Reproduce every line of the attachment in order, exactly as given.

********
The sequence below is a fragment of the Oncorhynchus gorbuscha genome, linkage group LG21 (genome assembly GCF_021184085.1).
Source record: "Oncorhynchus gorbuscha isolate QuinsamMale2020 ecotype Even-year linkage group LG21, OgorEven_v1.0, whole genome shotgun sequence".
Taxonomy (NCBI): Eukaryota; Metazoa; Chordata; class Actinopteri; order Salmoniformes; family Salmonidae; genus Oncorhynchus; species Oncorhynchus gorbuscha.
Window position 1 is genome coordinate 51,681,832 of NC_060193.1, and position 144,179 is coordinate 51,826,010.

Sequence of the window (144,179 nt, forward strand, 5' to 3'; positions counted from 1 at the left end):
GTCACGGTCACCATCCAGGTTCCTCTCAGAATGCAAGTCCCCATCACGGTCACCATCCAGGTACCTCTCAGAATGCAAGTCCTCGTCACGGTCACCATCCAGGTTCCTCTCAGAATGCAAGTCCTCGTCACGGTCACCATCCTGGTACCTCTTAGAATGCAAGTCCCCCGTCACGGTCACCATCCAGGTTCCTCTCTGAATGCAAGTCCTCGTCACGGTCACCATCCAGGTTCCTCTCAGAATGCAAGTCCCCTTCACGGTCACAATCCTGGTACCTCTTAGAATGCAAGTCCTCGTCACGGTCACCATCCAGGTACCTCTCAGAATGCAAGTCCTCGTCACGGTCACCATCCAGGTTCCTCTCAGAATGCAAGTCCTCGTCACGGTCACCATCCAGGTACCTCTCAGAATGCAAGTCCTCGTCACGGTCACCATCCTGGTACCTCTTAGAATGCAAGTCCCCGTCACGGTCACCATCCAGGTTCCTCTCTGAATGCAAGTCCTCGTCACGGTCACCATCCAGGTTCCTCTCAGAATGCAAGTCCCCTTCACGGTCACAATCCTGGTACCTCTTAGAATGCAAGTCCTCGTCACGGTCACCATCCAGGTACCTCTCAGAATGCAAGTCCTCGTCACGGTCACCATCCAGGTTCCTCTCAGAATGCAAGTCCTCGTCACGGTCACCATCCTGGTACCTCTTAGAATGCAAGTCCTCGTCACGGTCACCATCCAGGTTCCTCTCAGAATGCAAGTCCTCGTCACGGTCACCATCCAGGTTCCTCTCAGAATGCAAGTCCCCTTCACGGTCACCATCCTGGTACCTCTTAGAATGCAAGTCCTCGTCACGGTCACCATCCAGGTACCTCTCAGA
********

The sequence below is a fragment of the Oncorhynchus gorbuscha genome, linkage group LG21 (genome assembly GCF_021184085.1).
Source record: "Oncorhynchus gorbuscha isolate QuinsamMale2020 ecotype Even-year linkage group LG21, OgorEven_v1.0, whole genome shotgun sequence".
Taxonomy (NCBI): Eukaryota; Metazoa; Chordata; class Actinopteri; order Salmoniformes; family Salmonidae; genus Oncorhynchus; species Oncorhynchus gorbuscha.
Window position 1 is genome coordinate 51,681,832 of NC_060193.1, and position 144,179 is coordinate 51,826,010.

Sequence of the window (144,179 nt, forward strand, 5' to 3'; positions counted from 1 at the left end):
GTCACGGTCACCATCCAGGTTCCTCTCAGAATGCAAGTCCCCATCACGGTCACCATCCAGGTACCTCTCAGAATGCAAGTCCTCGTCACGGTCACCATCCAGGTTCCTCTCAGAATGCAAGTCCTCGTCACGGTCACCATCCTGGTACCTCTTAGAATGCAAGTCCCCCGTCACGGTCACCATCCAGGTTCCTCTCTGAATGCAAGTCCTCGTCACGGTCACCATCCAGGTTCCTCTCAGAATGCAAGTCCCCTTCACGGTCACAATCCTGGTACCTCTTAGAATGCAAGTCCTCGTCACGGTCACCATCCAGGTACCTCTCAGAATGCAAGTCCTCGTCACGGTCACCATCCAGGTTCCTCTCAGAATGCAAGTCCTCGTCACGGTCACCATCCAGGTACCTCTCAGAATGCAAGTCCTCGTCACGGTCACCATCCTGGTACCTCTTAGAATGCAAGTCCCCGTCACGGTCACCATCCAGGTTCCTCTCTGAATGCAAGTCCTCGTCACGGTCACCATCCAGGTTCCTCTCAGAATGCAAGTCCCCTTCACGGTCACAATCCTGGTACCTCTTAGAATGCAAGTCCTCGTCACGGTCACCATCCAGGTACCTCTCAGAATGCAAGTCCTCGTCACGGTCACCATCCAGGTTCCTCTCAGAATGCAAGTCCTCGTCACGGTCACCATCCTGGTACCTCTTAGAATGCAAGTCCTCGTCACGGTCACCATCCAGGTTCCTCTCAGAATGCAAGTCCTCGTCACGGTCACCATCCAGGTTCCTCTCAGAATGCAAGTCCCCTTCACGGTCACCATCCTGGTACCTCTTAGAATGCAAGTCCTCGTCACGGTCACCATCCAGGTACCTCTCAGA